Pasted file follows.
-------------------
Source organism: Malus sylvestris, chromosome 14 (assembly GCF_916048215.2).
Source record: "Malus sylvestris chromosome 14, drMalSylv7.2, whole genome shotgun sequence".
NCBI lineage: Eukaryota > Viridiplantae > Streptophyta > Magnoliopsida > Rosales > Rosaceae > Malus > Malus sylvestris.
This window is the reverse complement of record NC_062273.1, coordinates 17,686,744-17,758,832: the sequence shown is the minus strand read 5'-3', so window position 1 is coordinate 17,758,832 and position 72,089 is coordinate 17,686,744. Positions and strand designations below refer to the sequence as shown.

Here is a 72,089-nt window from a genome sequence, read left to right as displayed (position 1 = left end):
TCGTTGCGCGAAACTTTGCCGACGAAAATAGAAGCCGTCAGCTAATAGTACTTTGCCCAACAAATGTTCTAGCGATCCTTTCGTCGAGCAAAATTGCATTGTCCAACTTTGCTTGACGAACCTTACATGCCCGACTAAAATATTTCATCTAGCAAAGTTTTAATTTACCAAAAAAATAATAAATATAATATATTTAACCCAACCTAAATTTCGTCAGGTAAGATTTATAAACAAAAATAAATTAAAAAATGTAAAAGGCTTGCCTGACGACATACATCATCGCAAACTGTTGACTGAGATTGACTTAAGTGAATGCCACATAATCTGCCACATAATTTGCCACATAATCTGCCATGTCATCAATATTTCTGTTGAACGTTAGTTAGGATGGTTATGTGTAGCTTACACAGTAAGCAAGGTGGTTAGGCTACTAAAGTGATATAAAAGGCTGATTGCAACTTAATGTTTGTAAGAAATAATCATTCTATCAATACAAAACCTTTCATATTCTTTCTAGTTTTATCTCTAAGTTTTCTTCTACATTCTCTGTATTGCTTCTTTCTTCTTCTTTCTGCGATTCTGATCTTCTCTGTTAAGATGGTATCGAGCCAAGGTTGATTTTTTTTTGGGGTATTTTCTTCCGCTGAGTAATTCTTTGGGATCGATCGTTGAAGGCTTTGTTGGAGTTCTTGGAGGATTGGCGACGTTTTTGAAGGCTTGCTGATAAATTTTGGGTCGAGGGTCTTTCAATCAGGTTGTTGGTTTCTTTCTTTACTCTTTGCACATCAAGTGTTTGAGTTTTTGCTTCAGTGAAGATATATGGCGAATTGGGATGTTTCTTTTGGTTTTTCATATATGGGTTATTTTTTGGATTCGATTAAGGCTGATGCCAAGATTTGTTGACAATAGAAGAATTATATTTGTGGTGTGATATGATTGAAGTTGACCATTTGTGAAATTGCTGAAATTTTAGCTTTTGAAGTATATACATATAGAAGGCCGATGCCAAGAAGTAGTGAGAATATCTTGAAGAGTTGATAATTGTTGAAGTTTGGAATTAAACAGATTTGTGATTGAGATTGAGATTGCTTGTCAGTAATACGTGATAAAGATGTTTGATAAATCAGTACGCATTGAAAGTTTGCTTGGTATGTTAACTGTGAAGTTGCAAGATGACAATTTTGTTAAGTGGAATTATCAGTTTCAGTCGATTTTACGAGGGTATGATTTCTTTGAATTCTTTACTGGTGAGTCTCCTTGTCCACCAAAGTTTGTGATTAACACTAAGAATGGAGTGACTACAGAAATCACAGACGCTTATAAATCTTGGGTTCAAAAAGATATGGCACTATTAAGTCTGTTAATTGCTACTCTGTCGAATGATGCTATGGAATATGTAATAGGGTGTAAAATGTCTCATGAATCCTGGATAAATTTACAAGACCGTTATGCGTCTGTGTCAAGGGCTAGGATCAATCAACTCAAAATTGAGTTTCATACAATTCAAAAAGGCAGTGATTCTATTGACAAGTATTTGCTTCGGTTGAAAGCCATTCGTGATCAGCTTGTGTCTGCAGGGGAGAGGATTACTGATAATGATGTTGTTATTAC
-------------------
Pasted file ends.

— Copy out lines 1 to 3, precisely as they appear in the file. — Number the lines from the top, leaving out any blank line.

Source organism: Malus sylvestris, chromosome 14 (assembly GCF_916048215.2).
Source record: "Malus sylvestris chromosome 14, drMalSylv7.2, whole genome shotgun sequence".
NCBI lineage: Eukaryota > Viridiplantae > Streptophyta > Magnoliopsida > Rosales > Rosaceae > Malus > Malus sylvestris.